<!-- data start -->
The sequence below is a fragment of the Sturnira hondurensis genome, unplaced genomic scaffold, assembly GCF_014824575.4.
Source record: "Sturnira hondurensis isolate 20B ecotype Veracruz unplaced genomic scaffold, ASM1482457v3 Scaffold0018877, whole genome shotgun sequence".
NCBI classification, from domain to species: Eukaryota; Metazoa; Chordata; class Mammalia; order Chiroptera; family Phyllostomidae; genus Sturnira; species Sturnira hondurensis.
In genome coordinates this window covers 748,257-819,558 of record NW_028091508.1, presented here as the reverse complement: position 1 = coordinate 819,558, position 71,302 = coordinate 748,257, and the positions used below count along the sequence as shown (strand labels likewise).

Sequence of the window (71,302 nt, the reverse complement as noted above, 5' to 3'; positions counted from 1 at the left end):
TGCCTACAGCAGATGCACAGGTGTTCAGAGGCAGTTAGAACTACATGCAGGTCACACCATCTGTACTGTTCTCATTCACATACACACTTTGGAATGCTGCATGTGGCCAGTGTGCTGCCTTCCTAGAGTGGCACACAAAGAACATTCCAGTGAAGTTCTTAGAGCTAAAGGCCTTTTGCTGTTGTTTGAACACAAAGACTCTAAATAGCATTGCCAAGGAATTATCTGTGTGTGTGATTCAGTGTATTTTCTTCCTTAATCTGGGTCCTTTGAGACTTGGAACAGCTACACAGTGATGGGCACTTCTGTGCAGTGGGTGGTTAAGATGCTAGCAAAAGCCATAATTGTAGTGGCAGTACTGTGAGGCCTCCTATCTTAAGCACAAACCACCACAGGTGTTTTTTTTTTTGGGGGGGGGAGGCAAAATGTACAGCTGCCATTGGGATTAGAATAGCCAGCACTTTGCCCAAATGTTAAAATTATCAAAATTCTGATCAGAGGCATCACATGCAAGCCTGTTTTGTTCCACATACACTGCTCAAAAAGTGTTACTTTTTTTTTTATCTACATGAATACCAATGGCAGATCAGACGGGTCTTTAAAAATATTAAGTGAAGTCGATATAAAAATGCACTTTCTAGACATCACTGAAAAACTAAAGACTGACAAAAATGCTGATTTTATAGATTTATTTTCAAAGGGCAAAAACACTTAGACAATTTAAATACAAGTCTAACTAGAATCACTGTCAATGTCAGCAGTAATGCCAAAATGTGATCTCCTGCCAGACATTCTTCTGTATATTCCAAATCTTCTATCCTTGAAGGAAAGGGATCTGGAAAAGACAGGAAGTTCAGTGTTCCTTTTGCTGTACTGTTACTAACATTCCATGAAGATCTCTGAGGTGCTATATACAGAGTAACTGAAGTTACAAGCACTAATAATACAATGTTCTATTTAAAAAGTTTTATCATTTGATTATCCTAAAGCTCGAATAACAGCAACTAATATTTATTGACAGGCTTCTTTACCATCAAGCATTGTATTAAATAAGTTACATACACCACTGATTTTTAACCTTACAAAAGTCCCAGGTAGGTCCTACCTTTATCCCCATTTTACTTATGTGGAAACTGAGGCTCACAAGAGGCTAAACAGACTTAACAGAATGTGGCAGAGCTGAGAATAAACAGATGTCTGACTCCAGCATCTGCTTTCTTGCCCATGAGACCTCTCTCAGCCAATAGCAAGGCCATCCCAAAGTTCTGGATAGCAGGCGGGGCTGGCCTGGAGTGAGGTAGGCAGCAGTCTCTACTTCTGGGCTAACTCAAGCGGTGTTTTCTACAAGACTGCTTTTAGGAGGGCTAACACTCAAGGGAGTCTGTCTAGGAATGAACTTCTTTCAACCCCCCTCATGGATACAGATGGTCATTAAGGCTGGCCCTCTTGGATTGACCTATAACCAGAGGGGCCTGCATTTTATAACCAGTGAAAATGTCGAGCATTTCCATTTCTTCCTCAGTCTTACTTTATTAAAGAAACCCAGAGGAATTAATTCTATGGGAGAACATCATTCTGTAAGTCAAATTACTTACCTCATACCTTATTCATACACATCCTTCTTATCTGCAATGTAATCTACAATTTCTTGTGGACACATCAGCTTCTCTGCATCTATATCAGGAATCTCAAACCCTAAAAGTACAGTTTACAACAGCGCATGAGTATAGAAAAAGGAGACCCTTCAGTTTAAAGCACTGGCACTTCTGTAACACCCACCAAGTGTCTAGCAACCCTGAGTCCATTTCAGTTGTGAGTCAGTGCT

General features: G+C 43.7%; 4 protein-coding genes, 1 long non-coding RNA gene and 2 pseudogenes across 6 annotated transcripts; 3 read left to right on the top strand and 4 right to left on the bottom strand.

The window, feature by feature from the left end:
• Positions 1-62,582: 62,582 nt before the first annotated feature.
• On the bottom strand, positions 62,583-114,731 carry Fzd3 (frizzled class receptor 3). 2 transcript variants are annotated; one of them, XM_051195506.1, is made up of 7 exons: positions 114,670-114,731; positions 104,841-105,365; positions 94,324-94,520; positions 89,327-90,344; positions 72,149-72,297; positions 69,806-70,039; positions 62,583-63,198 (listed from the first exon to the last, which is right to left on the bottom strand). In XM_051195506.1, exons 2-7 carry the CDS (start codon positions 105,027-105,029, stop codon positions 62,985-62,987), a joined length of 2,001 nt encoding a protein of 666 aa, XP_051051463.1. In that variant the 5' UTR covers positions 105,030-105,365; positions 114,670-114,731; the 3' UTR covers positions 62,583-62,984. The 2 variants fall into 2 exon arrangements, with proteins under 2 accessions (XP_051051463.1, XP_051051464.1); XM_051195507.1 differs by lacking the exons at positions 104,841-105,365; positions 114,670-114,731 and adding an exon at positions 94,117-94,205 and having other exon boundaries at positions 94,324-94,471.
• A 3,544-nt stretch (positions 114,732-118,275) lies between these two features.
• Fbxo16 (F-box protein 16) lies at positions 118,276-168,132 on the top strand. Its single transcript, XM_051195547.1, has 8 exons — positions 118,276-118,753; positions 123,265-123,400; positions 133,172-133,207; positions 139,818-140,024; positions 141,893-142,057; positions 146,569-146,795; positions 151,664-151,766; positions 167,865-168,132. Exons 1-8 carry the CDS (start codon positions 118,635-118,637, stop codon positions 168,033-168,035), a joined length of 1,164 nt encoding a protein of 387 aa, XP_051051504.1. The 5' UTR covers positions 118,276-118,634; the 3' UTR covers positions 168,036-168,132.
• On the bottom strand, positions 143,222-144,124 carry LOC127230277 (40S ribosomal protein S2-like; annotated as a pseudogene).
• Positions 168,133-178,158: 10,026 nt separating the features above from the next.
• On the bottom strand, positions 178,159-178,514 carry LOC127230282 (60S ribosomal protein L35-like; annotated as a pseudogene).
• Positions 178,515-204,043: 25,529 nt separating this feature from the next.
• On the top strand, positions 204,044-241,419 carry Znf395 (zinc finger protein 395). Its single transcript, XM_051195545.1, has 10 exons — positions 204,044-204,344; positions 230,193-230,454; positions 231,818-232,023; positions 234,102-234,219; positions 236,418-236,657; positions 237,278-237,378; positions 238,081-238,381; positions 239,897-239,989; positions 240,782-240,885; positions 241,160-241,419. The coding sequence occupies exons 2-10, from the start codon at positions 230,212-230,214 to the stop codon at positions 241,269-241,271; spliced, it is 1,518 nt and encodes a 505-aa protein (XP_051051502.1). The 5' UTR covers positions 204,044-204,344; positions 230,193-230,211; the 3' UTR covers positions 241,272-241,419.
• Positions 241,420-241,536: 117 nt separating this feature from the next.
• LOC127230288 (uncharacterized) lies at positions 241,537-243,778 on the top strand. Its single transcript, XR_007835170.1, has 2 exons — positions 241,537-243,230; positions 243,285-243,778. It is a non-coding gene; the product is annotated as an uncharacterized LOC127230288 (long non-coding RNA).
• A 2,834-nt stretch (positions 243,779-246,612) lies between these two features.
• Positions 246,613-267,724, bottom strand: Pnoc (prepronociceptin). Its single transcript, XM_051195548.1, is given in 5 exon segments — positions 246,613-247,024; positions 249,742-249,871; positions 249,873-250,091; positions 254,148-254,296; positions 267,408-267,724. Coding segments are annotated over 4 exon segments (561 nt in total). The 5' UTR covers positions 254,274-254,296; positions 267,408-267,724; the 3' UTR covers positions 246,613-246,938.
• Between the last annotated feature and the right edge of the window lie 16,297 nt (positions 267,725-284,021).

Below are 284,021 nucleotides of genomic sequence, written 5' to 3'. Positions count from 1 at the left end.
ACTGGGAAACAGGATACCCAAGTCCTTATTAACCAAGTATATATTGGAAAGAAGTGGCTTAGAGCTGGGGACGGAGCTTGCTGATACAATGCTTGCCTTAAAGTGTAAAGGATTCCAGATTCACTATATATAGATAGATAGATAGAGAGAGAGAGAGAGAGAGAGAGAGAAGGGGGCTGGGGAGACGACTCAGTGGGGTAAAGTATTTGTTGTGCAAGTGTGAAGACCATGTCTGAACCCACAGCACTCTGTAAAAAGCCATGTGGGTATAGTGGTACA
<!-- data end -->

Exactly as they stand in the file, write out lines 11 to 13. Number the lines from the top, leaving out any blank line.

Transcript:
• A 3,544-nt stretch (positions 114,732-118,275) lies between these two features.
• Fbxo16 (F-box protein 16) lies at positions 118,276-168,132 on the top strand. Its single transcript, XM_051195547.1, has 8 exons — positions 118,276-118,753; positions 123,265-123,400; positions 133,172-133,207; positions 139,818-140,024; positions 141,893-142,057; positions 146,569-146,795; positions 151,664-151,766; positions 167,865-168,132. Exons 1-8 carry the CDS (start codon positions 118,635-118,637, stop codon positions 168,033-168,035), a joined length of 1,164 nt encoding a protein of 387 aa, XP_051051504.1. The 5' UTR covers positions 118,276-118,634; the 3' UTR covers positions 168,036-168,132.
• On the bottom strand, positions 143,222-144,124 carry LOC127230277 (40S ribosomal protein S2-like; annotated as a pseudogene).